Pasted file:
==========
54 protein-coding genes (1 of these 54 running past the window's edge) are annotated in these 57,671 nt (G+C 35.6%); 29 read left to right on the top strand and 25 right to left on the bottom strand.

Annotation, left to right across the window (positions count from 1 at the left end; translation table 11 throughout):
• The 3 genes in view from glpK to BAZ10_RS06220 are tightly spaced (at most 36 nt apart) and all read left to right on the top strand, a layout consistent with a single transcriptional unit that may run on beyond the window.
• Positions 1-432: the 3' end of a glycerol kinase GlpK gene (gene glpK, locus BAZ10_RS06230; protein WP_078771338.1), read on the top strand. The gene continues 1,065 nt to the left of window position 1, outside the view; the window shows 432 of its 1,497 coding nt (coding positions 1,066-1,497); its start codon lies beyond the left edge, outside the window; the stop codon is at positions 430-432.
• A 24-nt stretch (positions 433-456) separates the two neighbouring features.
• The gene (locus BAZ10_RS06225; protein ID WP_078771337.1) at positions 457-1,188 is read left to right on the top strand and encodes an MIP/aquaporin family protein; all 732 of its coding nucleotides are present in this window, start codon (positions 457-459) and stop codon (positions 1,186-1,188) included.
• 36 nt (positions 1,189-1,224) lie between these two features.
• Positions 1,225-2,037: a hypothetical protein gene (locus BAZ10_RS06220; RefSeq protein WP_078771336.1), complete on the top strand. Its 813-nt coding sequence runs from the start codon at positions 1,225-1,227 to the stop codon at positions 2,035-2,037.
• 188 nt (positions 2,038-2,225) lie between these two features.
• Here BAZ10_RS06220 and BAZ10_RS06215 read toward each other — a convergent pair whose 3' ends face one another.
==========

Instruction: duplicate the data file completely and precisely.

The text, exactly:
54 protein-coding genes (1 of these 54 running past the window's edge) are annotated in these 57,671 nt (G+C 35.6%); 29 read left to right on the top strand and 25 right to left on the bottom strand.

Annotation, left to right across the window (positions count from 1 at the left end; translation table 11 throughout):
• The 3 genes in view from glpK to BAZ10_RS06220 are tightly spaced (at most 36 nt apart) and all read left to right on the top strand, a layout consistent with a single transcriptional unit that may run on beyond the window.
• Positions 1-432: the 3' end of a glycerol kinase GlpK gene (gene glpK, locus BAZ10_RS06230; protein WP_078771338.1), read on the top strand. The gene continues 1,065 nt to the left of window position 1, outside the view; the window shows 432 of its 1,497 coding nt (coding positions 1,066-1,497); its start codon lies beyond the left edge, outside the window; the stop codon is at positions 430-432.
• A 24-nt stretch (positions 433-456) separates the two neighbouring features.
• The gene (locus BAZ10_RS06225; protein ID WP_078771337.1) at positions 457-1,188 is read left to right on the top strand and encodes an MIP/aquaporin family protein; all 732 of its coding nucleotides are present in this window, start codon (positions 457-459) and stop codon (positions 1,186-1,188) included.
• 36 nt (positions 1,189-1,224) lie between these two features.
• Positions 1,225-2,037: a hypothetical protein gene (locus BAZ10_RS06220; RefSeq protein WP_078771336.1), complete on the top strand. Its 813-nt coding sequence runs from the start codon at positions 1,225-1,227 to the stop codon at positions 2,035-2,037.
• 188 nt (positions 2,038-2,225) lie between these two features.
• Here BAZ10_RS06220 and BAZ10_RS06215 read toward each other — a convergent pair whose 3' ends face one another.